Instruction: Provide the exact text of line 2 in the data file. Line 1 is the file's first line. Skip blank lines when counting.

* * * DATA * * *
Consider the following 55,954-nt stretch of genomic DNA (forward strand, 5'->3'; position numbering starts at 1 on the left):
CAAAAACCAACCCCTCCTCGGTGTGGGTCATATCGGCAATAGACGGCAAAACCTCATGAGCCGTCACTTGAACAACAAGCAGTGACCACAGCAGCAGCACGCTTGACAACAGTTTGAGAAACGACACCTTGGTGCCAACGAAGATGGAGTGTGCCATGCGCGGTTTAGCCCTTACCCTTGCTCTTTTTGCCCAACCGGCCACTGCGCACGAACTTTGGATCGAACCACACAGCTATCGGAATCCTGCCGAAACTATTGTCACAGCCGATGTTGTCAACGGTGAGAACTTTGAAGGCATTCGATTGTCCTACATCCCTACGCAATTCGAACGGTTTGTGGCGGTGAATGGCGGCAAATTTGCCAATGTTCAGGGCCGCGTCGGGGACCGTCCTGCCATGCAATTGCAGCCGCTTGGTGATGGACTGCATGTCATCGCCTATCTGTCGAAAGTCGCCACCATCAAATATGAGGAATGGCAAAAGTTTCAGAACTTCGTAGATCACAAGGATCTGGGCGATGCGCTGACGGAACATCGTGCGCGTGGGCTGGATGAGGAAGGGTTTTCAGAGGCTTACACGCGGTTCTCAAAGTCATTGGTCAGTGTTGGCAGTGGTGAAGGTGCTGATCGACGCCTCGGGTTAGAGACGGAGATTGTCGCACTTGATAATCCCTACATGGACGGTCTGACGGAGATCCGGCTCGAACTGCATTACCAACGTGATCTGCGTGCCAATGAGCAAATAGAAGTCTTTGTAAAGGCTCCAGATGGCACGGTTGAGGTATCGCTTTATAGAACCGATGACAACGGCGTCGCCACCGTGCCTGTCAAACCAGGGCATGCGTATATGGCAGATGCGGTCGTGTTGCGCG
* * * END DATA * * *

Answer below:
CAAAAACCAACCCCTCCTCGGTGTGGGTCATATCGGCAATAGACGGCAAAACCTCATGAGCCGTCACTTGAACAACAAGCAGTGACCACAGCAGCAGCACGCTTGACAACAGTTTGAGAAACGACACCTTGGTGCCAACGAAGATGGAGTGTGCCATGCGCGGTTTAGCCCTTACCCTTGCTCTTTTTGCCCAACCGGCCACTGCGCACGAACTTTGGATCGAACCACACAGCTATCGGAATCCTGCCGAAACTATTGTCACAGCCGATGTTGTCAACGGTGAGAACTTTGAAGGCATTCGATTGTCCTACATCCCTACGCAATTCGAACGGTTTGTGGCGGTGAATGGCGGCAAATTTGCCAATGTTCAGGGCCGCGTCGGGGACCGTCCTGCCATGCAATTGCAGCCGCTTGGTGATGGACTGCATGTCATCGCCTATCTGTCGAAAGTCGCCACCATCAAATATGAGGAATGGCAAAAGTTTCAGAACTTCGTAGATCACAAGGATCTGGGCGATGCGCTGACGGAACATCGTGCGCGTGGGCTGGATGAGGAAGGGTTTTCAGAGGCTTACACGCGGTTCTCAAAGTCATTGGTCAGTGTTGGCAGTGGTGAAGGTGCTGATCGACGCCTCGGGTTAGAGACGGAGATTGTCGCACTTGATAATCCCTACATGGACGGTCTGACGGAGATCCGGCTCGAACTGCATTACCAACGTGATCTGCGTGCCAATGAGCAAATAGAAGTCTTTGTAAAGGCTCCAGATGGCACGGTTGAGGTATCGCTTTATAGAACCGATGACAACGGCGTCGCCACCGTGCCTGTCAAACCAGGGCATGCGTATATGGCAGATGCGGTCGTGTTGCGCG